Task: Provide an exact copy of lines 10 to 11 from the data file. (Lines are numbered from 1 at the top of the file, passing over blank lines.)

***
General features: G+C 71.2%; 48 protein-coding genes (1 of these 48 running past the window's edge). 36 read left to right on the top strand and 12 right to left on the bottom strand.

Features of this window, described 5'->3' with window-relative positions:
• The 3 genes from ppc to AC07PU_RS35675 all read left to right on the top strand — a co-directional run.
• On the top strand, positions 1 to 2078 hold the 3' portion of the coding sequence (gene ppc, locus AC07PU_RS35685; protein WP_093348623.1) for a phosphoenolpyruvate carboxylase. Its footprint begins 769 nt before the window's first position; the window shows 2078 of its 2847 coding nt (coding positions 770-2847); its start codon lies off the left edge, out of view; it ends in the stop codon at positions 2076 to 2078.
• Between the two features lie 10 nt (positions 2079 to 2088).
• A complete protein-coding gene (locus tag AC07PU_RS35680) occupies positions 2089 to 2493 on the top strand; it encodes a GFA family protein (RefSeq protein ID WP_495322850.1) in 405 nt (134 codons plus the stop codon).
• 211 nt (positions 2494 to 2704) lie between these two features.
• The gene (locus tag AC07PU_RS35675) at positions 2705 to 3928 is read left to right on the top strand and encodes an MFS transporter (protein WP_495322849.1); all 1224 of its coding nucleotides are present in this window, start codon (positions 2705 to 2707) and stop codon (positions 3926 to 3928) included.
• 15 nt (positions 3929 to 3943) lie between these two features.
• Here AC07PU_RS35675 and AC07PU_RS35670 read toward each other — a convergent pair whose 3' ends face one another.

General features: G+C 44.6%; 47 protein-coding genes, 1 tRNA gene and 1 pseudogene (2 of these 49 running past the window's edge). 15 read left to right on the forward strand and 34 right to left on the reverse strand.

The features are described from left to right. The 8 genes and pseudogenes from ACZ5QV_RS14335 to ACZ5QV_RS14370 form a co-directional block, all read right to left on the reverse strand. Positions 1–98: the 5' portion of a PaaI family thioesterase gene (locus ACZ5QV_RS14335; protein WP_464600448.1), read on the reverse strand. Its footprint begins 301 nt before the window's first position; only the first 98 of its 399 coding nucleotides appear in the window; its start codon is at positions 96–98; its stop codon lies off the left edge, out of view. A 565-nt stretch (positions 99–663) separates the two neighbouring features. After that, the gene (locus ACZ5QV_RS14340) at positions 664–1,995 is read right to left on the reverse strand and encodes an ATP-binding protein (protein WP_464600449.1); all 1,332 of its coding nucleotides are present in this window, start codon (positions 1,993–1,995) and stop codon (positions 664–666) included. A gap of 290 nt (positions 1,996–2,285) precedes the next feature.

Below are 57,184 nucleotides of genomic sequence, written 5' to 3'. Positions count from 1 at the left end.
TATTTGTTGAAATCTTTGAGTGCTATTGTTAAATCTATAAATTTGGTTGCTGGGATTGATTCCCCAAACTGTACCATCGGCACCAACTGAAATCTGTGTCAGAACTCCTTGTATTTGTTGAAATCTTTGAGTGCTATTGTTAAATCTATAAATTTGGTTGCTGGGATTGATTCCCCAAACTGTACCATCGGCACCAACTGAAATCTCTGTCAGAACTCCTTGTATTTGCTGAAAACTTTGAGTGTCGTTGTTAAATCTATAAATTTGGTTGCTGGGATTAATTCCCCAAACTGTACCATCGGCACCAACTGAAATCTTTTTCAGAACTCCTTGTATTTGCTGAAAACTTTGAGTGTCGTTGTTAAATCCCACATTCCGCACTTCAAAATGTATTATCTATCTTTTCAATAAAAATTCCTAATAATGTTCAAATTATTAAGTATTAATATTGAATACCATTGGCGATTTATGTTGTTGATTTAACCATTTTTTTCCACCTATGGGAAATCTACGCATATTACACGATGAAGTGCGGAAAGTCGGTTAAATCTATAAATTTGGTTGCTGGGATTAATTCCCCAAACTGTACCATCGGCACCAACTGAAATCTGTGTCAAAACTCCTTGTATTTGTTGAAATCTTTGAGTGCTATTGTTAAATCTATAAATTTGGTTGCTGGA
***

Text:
• Here AC07PU_RS35675 and AC07PU_RS35670 read toward each other — a convergent pair whose 3' ends face one another.

General features: G+C 44.6%; 47 protein-coding genes, 1 tRNA gene and 1 pseudogene (2 of these 49 running past the window's edge). 15 read left to right on the forward strand and 34 right to left on the reverse strand.